“The U.S. and its allies and partners have become increasingly dependent on space as a domain to support national objectives and we haven’t faced a real threat to our access to or use of space,” Rogers said. “We have not made the requisite investments in protecting our ability to continue to exploit the [space] domain.”

Much of the reason for that lack of investment can be related to the character of American military activity over the last 20 years, which was dominated by counterinsurgency operations and the War on Terror. China, too, has undergone an unprecedented transformation, marked by staggering economic growth and, more recently, massive investments in next-generation tech like artificial intelligence.

Warfare has also changed, becoming more multi-domain, Rogers said. One can take an action against an adversary in one domain — cyber, for example — that could have an outsized effect on that adversary’s ability to engage in another domain. But the reverse is true as well, he said: “If there’s a vulnerability in one of the domains, that could have strategic implications for your ability and will to fight in other domains.”

All that means security in space has become intrinsic to U.S. defense interests on the ground. But according to True Anomaly, the Space Force’s training and threat replication capabilities are lacking compared to other branches of the military. The startup’s solution is a technology platform that can simulate realistic combat conditions to train war fighters in addition to providing mission management. True Anomaly’s software can also act as a “thinking adversary” capable of mimicking life-like situations.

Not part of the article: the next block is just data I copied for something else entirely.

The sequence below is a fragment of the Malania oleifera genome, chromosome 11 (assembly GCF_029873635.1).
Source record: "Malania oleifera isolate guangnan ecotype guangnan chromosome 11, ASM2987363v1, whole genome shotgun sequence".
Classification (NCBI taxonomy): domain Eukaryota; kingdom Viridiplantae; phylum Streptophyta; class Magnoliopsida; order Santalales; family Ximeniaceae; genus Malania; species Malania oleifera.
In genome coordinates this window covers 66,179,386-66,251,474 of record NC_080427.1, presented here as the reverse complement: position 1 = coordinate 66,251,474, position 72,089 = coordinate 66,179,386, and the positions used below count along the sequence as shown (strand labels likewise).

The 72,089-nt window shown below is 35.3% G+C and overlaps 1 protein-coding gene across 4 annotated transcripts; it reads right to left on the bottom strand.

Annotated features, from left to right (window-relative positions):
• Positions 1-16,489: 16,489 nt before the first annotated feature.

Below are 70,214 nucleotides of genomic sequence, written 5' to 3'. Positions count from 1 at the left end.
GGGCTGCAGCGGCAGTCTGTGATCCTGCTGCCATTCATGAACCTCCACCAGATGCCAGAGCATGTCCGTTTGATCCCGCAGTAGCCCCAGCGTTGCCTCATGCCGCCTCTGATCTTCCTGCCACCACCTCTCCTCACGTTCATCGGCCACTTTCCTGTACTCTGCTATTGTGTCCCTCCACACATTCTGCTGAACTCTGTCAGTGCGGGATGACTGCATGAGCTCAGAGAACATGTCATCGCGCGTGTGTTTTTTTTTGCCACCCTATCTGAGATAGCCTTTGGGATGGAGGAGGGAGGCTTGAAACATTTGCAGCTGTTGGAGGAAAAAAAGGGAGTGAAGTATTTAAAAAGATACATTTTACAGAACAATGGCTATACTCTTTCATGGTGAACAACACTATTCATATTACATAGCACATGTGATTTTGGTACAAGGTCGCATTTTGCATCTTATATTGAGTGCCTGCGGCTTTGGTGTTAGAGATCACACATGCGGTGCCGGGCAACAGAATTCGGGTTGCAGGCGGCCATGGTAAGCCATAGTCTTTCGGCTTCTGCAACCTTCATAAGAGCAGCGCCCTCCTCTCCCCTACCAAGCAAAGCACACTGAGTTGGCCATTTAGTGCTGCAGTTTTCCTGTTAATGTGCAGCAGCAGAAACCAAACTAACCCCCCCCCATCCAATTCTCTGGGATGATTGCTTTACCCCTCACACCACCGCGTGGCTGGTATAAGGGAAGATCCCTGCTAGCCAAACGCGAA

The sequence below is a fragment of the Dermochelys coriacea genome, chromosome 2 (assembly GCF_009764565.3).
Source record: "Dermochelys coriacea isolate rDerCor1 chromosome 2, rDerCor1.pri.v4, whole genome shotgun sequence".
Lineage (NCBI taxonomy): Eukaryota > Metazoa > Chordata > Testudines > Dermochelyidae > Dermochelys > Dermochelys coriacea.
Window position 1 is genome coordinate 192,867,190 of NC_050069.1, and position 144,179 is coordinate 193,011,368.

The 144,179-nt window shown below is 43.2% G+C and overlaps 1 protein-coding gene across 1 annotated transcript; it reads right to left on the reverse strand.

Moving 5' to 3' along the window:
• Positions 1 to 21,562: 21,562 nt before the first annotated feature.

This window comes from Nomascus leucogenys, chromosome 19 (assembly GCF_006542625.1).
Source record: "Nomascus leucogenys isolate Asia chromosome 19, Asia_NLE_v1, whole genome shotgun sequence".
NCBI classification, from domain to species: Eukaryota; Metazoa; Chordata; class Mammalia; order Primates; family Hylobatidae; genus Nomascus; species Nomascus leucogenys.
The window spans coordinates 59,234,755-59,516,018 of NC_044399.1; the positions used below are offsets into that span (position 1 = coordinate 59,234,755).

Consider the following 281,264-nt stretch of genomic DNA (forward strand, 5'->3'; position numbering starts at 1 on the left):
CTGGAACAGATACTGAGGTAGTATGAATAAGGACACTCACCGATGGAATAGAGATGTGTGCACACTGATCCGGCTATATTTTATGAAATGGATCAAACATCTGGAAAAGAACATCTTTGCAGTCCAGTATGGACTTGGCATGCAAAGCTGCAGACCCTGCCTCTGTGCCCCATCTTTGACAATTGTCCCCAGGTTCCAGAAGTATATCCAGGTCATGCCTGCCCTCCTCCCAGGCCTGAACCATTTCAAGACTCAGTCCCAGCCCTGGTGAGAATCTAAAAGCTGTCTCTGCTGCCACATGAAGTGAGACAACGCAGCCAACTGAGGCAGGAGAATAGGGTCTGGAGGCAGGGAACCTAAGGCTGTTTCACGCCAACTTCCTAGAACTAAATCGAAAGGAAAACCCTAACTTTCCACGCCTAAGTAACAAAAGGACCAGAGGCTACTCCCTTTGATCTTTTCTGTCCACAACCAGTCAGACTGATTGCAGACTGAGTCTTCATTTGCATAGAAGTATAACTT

The Jackal

The most intriguing part of True Anomaly’s plan is its spacecraft — what it calls “autonomous orbital pursuit vehicles,” or Jackals. These satellites could be used to train operators on the ground, or as intelligence-gathering tools against adversarial spacecraft. The startup has a dedicated 35,000-square-foot facility in Denver to manufacture Jackals, and plans on scaling production this year

Rogers was explicit that the company has no plans to equip Jackals with offensive capabilities, like jamming or hacking devices, but its not hard to imagine the possibilities that arise once the challenge of spacecraft rendezvous is truly cracked.

The company, which has already swelled to a 57-person team, plans to launch two Jackals aboard the SpaceX Transporter-9 mission later this year. The main purpose of that mission is to prove the capability of the Jackals while the company seeks partnerships with the Space Force to both receive data from Jackals and even operate them themselves.

Other sectors would also likely benefit from Jackal’s capabilities. The Jackal’s specialty, what’s known as “uncooperative rendezvous and proximity operations,” could be used for in-orbit servicing missions, refueling spacecraft, or inspections and repairs.

“The winners for on-orbit servicing are going to be made in the [Department of Defense] market, because that’s where the hard, procedural and technical problems are,” Rogers said. “We’ll move into the commercial market as we gain traction with the DOD.”